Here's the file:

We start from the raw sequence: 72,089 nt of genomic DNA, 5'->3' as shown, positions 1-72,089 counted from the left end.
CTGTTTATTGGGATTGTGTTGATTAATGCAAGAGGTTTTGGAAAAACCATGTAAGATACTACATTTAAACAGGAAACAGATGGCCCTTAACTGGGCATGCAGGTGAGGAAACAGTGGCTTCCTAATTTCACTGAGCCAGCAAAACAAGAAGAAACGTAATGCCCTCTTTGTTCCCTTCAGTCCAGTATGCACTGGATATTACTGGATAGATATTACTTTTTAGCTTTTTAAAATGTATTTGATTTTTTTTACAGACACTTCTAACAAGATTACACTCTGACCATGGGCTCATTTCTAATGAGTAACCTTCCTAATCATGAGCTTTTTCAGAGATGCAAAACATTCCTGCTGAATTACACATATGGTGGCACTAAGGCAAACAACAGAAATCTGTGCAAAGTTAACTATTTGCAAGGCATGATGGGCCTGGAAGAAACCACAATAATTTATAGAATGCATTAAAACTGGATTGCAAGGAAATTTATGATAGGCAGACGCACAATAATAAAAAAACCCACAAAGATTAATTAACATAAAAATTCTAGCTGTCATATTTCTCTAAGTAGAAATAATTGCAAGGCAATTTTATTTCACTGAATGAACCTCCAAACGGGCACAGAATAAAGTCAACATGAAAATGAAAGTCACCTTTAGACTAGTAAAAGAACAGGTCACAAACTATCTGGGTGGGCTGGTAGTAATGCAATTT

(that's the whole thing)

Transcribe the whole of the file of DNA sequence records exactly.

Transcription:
We start from the raw sequence: 72,089 nt of genomic DNA, 5'->3' as shown, positions 1-72,089 counted from the left end.
CTGTTTATTGGGATTGTGTTGATTAATGCAAGAGGTTTTGGAAAAACCATGTAAGATACTACATTTAAACAGGAAACAGATGGCCCTTAACTGGGCATGCAGGTGAGGAAACAGTGGCTTCCTAATTTCACTGAGCCAGCAAAACAAGAAGAAACGTAATGCCCTCTTTGTTCCCTTCAGTCCAGTATGCACTGGATATTACTGGATAGATATTACTTTTTAGCTTTTTAAAATGTATTTGATTTTTTTTACAGACACTTCTAACAAGATTACACTCTGACCATGGGCTCATTTCTAATGAGTAACCTTCCTAATCATGAGCTTTTTCAGAGATGCAAAACATTCCTGCTGAATTACACATATGGTGGCACTAAGGCAAACAACAGAAATCTGTGCAAAGTTAACTATTTGCAAGGCATGATGGGCCTGGAAGAAACCACAATAATTTATAGAATGCATTAAAACTGGATTGCAAGGAAATTTATGATAGGCAGACGCACAATAATAAAAAAACCCACAAAGATTAATTAACATAAAAATTCTAGCTGTCATATTTCTCTAAGTAGAAATAATTGCAAGGCAATTTTATTTCACTGAATGAACCTCCAAACGGGCACAGAATAAAGTCAACATGAAAATGAAAGTCACCTTTAGACTAGTAAAAGAACAGGTCACAAACTATCTGGGTGGGCTGGTAGTAATGCAATTT